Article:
Skip to main content

It's A Winner!

This piece won best new poem for the month for June! Check out the other great entries here

The pillars of fire ignited the sky spreading an ebony cloud of death that quickly engulfed the glowing blue and green orb floating in the infinity of space. All over the planet, the bright clusters of lights that had once stood as a testament to the power of man were smothered by darkness. To the men and women watching from their observatory on the edge of the cosmos the lights dotting the surface of the Earth were more than just the burning glow of civilization, the illumination emitted by billions of lives. These lights were a reminder of their homes, of their families, of their lives, and in only a matter of minutes, it was all gone.

For the astronauts onboard the international space station, the burning red flurry of atomic explosions was like a silent fireworks show. They were deaf to the Earth shaking roar of the blasts, the howl of the scorching nuclear winds that were carrying the screams of billions across the dying world, and just like a fireworks show the pyrotechnics eventually stopped, and everything went dark. They floated in silence.  The only sound from their communications equipment was the static transmitted by a dead world.

The gravity of the apocalypse instantly crushed the brave souls of the cosmonauts. Everyone was dead, and everything was gone forever. There was no way home. The space station they inhabited that once symbolized the accomplishments of an entire species had become their titanium tomb, and while their families were instantly incinerated on the ground below they would be subject to the slow death of starvation. In due time the cold specter of desperation would find its way into the hearts and souls of the astronauts. The once revered and respected men and women would try in vain to delay their descent into oblivion by consuming the only things they had left, each other.

Comments

Popular posts from this blog

Jumpers

The fleet of ships that now held what remained of humanity inside their titanium hulls hovered at the edge of space. The mood was somber as everyone waited in a quiet tension pendulating between despair and mind-shattering terror. The powering up of the colossal nuclear engines sent gale force winds ripping across the planet.  This was the beginning of their latest exodus, just another jump on their way to the last.  Human civilization's only hope rested with an asteroid that was hurtling in their direction. The appearance of this interstellar ballistic was heralded as a miracle, and indeed it was their only hope of escaping the world they devoured. When it screamed past the desolated little planet, they would launch themselves at the oncoming cosmic projectile it in a desperate attempt to cling to its jagged surface. It's projected trajectory was set to take it just outside the orbit of a small planet dubbed Toba. An infinitesimal but livable world.  There wasn't enough …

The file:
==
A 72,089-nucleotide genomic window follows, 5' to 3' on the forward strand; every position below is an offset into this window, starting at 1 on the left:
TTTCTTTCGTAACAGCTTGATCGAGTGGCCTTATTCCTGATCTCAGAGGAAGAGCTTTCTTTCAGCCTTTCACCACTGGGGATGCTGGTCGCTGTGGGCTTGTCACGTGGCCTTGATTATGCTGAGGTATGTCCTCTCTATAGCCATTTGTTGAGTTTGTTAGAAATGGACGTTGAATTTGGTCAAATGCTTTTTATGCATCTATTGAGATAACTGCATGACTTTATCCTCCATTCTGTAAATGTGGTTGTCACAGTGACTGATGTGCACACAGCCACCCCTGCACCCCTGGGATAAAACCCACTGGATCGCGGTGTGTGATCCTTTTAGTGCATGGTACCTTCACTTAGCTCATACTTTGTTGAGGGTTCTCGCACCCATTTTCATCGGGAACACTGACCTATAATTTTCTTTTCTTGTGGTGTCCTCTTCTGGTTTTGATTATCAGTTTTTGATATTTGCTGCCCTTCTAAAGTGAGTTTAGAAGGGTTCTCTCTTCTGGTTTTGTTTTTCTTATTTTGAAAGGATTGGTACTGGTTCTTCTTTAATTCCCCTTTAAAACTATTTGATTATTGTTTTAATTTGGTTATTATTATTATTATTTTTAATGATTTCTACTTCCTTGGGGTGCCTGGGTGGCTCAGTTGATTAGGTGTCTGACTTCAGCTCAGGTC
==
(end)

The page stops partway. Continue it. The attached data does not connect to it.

Ghosts in the Memories

It was a bright and mild morning. A few billowing white clouds drifted lazily across the ocean blue sky, the gentle sun reflected off the dew coated grass and flowers, giving the world a shimmer. A human stream filled the streets and sidewalks as the city rose to life.
One lonely widower had a different reaction to the beautifully emerging day.
Hibiki closed the shutters on his windows, locked the door, and sat his tired old body into a reclining chair in front of a blaring television. To Hibiki, the day’s crystal sky was a dark omen and a visceral reminder of that horrific moment all those decades ago when a flash of light took away 100,000 people.
Hibiki had been there when it happened. He was a doctor at the time, and while the bomb canceled the workday for most everyone else for people in Hibiki’s line of work, there was an additional layer of hell to endure.
“Please...Please..help my daughter!” Hibiki could hear a woman pleading from the street below. With a trembling hand, he pi…

On the Eve of Extinction

The river was like a massive indigo snake coiling in the shadow of the canyons its eternal flow cut out of the very earth. Somewhere along the watery corridor, settled human life grew out of the muddy banks. The tribe sustained itself on the arterial river, steadily expanding and contracting with the rhythm of its flow like a beating heart.
As far as anyone in the tribe knew no other arrangement had ever existed. The river had birthed them, molding sand and clay into flesh, and infusing the husks with its life-giving waters.
Life under the desert’s smooth turquoise sky seemed safely stagnant. There was no inkling, no deciphered omens, absolutely no hunch of the approaching cataclysm lurking just out of sight obscured by the landscape’s jagged ridges.
Not far from the isolated patchwork of green and brown earth settled by this tribe, the scion of ancient god well into his twilight years was on the cusp of fulfilling his divine purpose.
Harmakar was sitting in the dust staring into the …